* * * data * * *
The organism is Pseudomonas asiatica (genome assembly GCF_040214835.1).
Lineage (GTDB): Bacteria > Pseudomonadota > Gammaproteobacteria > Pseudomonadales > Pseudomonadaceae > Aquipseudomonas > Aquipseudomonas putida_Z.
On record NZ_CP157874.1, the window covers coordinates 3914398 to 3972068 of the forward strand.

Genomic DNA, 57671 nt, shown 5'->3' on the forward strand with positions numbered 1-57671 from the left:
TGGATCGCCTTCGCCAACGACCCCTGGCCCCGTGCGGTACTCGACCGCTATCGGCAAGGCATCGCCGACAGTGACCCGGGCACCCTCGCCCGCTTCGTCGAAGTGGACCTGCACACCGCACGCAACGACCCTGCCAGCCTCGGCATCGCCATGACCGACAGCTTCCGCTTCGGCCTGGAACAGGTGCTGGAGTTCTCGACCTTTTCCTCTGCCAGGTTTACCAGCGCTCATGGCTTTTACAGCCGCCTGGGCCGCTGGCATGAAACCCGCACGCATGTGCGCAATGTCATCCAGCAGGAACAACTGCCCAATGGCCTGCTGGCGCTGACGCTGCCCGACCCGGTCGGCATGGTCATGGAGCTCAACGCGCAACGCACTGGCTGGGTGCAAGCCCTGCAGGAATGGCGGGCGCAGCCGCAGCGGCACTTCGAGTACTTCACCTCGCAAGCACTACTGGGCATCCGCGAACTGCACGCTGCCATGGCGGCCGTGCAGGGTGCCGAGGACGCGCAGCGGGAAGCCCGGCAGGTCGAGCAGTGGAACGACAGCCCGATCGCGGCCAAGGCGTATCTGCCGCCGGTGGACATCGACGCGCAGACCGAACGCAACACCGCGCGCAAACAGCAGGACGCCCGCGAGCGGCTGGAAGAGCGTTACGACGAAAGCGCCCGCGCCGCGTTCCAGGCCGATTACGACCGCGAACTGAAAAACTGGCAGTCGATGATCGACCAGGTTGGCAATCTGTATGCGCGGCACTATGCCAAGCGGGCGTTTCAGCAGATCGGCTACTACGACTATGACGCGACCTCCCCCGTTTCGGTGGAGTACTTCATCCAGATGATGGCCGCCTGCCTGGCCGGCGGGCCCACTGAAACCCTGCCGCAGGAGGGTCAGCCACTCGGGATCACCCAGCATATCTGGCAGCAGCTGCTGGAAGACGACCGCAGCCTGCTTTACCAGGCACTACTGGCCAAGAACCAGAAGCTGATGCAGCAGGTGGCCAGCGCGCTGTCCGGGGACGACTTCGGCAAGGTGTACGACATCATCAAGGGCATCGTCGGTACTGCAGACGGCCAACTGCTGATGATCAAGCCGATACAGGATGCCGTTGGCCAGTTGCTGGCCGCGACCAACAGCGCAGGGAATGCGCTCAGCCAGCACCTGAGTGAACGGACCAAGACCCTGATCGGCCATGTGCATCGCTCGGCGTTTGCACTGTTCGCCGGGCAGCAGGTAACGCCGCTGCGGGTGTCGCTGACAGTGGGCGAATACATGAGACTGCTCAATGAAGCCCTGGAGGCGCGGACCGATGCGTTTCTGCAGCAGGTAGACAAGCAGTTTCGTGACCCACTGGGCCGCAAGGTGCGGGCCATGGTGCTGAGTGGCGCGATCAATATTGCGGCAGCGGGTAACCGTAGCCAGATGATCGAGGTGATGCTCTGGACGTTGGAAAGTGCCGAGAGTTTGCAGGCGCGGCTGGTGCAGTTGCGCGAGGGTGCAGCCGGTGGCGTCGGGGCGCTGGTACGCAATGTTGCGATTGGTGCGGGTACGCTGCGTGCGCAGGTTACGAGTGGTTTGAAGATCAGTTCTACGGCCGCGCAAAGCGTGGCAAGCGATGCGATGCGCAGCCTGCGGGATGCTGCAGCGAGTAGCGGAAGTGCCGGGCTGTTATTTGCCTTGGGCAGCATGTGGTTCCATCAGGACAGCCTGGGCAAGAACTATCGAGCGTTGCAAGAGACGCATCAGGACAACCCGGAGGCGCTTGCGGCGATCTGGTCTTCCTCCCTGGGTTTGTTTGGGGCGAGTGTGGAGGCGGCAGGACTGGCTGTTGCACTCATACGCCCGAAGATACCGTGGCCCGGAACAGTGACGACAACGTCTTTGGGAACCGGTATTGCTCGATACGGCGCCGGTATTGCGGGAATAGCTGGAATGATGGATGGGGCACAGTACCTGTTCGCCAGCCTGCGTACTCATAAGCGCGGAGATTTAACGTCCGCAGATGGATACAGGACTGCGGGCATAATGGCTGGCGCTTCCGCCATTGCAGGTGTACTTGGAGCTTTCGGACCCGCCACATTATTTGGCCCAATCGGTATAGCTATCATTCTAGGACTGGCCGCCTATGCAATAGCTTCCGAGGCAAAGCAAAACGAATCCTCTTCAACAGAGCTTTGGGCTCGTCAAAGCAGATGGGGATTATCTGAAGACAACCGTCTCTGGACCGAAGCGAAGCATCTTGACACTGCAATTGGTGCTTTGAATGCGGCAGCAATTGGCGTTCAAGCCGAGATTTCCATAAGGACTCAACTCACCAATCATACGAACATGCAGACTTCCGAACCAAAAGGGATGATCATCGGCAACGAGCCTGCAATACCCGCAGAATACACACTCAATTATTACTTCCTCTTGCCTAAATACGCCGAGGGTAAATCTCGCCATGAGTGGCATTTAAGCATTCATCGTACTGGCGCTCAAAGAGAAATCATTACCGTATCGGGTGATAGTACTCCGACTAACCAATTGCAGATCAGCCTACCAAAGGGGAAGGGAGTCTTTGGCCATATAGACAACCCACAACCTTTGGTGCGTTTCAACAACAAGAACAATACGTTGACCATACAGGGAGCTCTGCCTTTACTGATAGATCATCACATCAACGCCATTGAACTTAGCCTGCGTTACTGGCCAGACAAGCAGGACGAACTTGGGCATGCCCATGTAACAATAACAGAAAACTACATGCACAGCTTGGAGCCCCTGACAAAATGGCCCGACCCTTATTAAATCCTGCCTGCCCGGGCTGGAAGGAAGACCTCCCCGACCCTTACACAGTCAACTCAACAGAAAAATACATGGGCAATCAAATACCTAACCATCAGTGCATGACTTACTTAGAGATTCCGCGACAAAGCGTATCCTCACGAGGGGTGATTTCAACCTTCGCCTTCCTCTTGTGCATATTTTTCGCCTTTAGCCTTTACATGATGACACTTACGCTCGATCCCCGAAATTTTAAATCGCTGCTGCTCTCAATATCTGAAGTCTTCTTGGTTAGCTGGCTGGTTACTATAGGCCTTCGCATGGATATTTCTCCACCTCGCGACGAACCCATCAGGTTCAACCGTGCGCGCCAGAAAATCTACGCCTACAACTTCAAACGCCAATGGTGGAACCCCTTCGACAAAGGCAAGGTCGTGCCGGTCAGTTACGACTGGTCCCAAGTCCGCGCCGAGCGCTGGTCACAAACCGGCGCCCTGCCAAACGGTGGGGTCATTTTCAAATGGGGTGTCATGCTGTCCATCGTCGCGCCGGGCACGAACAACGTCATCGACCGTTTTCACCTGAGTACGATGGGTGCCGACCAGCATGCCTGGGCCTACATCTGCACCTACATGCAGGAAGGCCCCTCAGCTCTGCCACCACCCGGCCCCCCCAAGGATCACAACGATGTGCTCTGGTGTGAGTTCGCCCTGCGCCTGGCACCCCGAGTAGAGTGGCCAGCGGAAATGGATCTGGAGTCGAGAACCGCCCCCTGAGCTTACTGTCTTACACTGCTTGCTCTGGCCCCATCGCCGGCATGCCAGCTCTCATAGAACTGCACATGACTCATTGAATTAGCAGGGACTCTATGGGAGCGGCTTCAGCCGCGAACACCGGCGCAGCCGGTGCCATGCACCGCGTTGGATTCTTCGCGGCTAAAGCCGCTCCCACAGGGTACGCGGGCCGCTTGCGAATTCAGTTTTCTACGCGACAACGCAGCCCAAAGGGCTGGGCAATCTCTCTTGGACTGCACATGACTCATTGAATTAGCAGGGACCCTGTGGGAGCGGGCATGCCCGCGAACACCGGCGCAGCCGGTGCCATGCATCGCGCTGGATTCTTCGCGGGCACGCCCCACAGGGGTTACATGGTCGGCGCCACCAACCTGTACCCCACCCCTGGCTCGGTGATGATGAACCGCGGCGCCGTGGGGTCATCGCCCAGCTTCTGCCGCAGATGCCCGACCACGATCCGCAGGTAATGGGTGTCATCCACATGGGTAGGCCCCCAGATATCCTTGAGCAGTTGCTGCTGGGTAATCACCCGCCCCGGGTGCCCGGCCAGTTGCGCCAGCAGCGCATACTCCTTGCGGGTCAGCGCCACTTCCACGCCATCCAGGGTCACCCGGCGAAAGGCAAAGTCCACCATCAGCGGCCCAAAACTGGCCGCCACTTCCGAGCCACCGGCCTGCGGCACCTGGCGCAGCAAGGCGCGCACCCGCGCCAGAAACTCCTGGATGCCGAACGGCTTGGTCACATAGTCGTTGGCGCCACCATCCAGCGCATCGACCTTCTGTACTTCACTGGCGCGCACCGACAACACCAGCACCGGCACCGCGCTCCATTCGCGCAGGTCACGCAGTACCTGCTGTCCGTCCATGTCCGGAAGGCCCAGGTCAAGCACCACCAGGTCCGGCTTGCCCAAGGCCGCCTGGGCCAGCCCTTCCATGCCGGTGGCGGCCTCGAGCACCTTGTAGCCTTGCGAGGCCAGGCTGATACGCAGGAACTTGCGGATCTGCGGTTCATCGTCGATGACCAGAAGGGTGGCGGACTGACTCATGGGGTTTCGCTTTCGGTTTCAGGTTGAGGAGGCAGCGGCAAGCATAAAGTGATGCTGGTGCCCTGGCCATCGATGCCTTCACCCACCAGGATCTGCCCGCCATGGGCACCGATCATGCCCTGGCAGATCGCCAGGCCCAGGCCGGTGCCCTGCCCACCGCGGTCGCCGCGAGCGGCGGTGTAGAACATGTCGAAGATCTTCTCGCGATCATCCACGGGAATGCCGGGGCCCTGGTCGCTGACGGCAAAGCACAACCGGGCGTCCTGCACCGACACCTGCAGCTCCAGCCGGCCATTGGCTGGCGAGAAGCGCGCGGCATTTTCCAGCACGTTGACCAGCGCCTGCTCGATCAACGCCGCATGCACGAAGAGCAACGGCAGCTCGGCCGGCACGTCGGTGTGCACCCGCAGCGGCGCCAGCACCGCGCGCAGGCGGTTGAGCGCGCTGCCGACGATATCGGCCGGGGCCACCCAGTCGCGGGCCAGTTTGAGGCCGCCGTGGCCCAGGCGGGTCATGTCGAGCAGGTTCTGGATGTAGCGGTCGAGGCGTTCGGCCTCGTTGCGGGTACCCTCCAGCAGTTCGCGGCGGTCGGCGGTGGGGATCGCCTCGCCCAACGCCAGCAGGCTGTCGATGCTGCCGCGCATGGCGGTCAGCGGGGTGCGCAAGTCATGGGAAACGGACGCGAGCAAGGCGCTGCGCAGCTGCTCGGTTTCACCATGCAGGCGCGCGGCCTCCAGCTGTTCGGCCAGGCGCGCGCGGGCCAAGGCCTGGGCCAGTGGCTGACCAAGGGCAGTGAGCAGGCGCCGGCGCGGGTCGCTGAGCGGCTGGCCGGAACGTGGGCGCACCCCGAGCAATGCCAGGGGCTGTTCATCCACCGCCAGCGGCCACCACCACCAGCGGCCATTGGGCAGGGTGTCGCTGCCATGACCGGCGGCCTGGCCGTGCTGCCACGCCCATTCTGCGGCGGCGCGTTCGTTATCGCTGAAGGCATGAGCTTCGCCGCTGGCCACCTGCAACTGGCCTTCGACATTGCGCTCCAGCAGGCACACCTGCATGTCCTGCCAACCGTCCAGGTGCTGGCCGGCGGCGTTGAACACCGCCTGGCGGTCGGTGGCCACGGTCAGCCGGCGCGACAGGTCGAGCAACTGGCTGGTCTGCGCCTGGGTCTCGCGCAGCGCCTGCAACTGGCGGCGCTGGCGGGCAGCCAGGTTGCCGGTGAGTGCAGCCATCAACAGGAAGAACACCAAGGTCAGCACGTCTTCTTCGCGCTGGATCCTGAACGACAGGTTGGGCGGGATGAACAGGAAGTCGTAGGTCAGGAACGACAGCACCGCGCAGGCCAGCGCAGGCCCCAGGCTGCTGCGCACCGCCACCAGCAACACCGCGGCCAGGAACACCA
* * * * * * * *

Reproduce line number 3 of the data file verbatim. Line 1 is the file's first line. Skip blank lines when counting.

On record NZ_CP157874.1, the window covers coordinates 3914398 to 3972068 of the forward strand.